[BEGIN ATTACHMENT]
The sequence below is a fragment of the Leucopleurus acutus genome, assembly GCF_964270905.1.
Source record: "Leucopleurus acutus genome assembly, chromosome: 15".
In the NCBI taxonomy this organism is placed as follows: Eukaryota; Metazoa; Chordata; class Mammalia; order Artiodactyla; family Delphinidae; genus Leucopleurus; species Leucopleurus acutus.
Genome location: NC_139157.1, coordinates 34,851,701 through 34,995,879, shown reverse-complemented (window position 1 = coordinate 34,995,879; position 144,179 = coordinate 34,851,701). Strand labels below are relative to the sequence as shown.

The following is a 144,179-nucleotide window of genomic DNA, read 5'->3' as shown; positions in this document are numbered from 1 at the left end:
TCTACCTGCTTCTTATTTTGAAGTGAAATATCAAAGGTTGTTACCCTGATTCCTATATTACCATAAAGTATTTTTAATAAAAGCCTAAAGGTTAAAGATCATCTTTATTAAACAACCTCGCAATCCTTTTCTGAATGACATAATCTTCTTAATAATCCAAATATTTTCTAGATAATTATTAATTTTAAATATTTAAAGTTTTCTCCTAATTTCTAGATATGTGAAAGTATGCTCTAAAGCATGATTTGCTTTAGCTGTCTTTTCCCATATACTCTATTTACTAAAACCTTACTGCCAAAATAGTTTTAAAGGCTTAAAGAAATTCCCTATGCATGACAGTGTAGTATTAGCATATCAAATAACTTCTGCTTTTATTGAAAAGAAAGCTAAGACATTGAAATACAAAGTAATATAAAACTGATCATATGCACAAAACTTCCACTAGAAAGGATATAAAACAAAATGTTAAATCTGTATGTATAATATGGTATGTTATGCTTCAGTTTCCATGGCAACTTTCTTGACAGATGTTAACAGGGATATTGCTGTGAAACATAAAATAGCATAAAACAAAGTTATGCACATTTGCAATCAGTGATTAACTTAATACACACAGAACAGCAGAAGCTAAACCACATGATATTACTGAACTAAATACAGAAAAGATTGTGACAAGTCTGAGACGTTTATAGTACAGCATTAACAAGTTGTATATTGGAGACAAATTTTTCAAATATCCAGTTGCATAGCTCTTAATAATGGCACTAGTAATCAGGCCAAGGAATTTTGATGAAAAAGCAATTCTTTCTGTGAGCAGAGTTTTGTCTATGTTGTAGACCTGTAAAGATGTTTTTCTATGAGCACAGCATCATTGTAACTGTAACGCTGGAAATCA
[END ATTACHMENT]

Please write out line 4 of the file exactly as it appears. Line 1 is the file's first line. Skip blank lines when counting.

Genome location: NC_139157.1, coordinates 34,851,701 through 34,995,879, shown reverse-complemented (window position 1 = coordinate 34,995,879; position 144,179 = coordinate 34,851,701). Strand labels below are relative to the sequence as shown.